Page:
The figure shows a flow chart illustrating a preferred embodiment of the process of the invention. The hydrocarbon feed is first passed into hydrotreating reactor 1 packed with HDS catalyst where it is substantially desulfurized by removal of easy sulfurs such as unhindered DBTs. The effluent from the hydrotreater goes through a high pressure gas-liquid separator 2 (where H2 S and other volatile compounds are removed) and is passed on to fractionator 3. The sterically hindered sulfur heterocycles (hard sulfurs), due to their high boiling points, end up in the bottoms stream of the fractionator. The bottom stream rich in hard sulfurs is then fed to reactor 4 packed with ISOM catalyst where the hard sulfurs are converted to easy sulfurs via isomerization and disproportionation over the solid acid catalyst. The catalyst bed used in reactor 4 may also be a mixed bed containing both an ISOM and HDS catalyst. The effluent from this reactor is then recycled back to hydrotreater 1. The sulfur-free effluent from fractionator 3 is upgraded in reactor 5 which may contain hydrogenation, isomerization, ring-forming or ring-opening catalysts.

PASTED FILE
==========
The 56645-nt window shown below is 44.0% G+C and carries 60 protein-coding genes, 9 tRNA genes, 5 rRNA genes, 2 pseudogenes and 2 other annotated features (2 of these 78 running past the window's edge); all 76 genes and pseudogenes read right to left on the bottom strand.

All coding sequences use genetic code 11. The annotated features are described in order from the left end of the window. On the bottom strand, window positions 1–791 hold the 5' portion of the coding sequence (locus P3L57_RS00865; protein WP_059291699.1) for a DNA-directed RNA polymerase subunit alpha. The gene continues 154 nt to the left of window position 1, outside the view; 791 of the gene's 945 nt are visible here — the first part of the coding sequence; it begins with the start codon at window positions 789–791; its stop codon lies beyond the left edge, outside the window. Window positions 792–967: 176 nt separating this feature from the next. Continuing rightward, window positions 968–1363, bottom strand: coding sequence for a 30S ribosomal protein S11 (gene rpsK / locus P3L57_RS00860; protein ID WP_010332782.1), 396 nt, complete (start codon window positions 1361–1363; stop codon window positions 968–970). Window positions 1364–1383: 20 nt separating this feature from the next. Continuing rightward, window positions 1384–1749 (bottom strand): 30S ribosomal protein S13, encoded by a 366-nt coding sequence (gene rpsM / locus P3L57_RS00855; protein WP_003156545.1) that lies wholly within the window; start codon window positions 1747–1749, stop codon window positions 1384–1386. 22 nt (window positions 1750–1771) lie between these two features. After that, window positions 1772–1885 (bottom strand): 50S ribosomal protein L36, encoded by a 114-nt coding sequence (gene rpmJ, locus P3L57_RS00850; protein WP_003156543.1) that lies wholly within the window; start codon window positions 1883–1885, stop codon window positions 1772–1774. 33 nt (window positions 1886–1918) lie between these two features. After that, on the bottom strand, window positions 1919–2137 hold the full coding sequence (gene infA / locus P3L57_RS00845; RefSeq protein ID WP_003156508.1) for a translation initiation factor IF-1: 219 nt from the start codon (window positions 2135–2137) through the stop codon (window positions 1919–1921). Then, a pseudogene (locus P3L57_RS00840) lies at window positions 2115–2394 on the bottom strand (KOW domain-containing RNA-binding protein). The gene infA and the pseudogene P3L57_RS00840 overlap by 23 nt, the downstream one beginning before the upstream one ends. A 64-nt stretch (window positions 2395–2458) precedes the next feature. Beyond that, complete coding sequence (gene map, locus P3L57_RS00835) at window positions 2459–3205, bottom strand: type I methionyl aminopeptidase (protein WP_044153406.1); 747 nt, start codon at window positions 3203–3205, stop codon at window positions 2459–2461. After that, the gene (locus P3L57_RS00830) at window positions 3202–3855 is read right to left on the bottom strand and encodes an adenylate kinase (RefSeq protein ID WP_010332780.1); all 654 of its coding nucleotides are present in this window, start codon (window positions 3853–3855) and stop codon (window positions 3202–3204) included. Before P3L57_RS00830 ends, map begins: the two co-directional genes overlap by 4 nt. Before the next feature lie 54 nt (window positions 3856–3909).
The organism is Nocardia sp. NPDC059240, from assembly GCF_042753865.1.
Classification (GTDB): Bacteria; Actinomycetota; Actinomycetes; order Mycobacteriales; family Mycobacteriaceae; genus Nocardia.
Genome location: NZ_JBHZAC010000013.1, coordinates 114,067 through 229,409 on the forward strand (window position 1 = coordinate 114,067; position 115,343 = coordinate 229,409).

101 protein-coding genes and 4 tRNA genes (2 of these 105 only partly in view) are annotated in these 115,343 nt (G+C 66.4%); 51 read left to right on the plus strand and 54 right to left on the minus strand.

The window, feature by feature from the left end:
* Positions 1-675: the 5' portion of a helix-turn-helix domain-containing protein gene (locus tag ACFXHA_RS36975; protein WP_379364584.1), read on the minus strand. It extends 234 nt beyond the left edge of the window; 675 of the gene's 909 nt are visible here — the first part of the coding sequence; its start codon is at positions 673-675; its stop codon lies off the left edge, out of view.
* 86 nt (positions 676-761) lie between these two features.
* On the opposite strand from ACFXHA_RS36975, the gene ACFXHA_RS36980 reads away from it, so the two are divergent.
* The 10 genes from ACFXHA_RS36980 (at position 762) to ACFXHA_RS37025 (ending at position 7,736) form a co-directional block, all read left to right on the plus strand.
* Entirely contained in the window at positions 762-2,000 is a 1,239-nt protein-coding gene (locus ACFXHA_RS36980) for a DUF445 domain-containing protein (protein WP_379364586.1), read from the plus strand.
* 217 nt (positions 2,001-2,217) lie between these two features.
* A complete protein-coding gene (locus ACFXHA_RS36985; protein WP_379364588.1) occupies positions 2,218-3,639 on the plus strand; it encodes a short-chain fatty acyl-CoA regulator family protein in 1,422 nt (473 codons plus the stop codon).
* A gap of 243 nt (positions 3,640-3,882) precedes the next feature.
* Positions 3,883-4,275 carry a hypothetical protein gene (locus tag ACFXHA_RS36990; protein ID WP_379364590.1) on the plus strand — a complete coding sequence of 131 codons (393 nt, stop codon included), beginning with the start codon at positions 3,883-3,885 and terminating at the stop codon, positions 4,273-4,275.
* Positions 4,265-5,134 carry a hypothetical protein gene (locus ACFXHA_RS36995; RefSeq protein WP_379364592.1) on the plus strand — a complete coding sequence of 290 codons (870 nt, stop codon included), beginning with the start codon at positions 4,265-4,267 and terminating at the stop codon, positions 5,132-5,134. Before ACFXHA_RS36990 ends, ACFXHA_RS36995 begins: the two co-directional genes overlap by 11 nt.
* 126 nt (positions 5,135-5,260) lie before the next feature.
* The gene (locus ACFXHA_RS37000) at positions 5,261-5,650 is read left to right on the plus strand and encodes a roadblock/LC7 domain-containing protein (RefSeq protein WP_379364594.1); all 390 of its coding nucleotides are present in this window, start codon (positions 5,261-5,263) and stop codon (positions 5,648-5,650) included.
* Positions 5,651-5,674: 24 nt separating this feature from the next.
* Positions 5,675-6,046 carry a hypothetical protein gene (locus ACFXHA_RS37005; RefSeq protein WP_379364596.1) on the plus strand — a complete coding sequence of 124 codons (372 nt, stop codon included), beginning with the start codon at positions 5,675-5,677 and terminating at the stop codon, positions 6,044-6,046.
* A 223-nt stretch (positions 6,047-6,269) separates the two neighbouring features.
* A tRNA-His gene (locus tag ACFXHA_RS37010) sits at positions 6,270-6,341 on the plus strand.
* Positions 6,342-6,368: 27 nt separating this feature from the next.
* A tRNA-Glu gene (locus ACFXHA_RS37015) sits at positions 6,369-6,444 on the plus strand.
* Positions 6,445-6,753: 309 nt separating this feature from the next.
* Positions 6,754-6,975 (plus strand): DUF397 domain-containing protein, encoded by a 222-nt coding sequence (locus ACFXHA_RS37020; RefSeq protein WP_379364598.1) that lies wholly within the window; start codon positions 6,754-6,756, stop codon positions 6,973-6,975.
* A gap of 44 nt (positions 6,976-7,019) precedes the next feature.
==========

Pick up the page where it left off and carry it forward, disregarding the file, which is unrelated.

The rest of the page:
The hydrodesulfurization and isomerization reactions of the present invention are carried out under pressure and at elevated temperatures of at least about 100° C. and in the presence of flowing hydrogen gas. Preferred conditions include a temperature in the range of from about 100 to 550° C., a pressure in the range of about 100 to about 2000 psig and a hydrogen flow rate of about 200 to about 5000 SCF/bbl. Hydrotreating conditions vary considerably depending on the nature of the hydrocarbon being hydrotreated, the nature of the impurities or contaminants to be reacted or removed, and, inter alia, the extent of conversion desired, if any. In general however,the following are typical conditions for hydrotreating a naphtha boiling within a range of from about 25° C. to about 210° C., a diesel fuel boiling within a range of from about 170° C. to 350° C., a heavy gas oil boiling within a range of from about 325° C. to about 475° C., a lube oil feed boiling within a range of from about 290°-550° C., or residuum containing from about 10 percent to about 50 percent of material boiling above about 575° C., as shown in Table. 1.
TABLE 1______________________________________ Space Hydrogen Pressure Velocity Gas RateFeed Temp. ° C. psig V/V/Hr SCF/B______________________________________Naptha 100-370 150-800 05-10 100-2000Diesel Fuel 200-400 250-1500 0.5-4 500-6000Heavy Gas 260-430 250-2500 0.3-2 1000-6000OilLube Oil 200-450 100-3000 0.2-5 100-10,000Residuum 340-450 1000-5000 0.1-1 2000-10,000______________________________________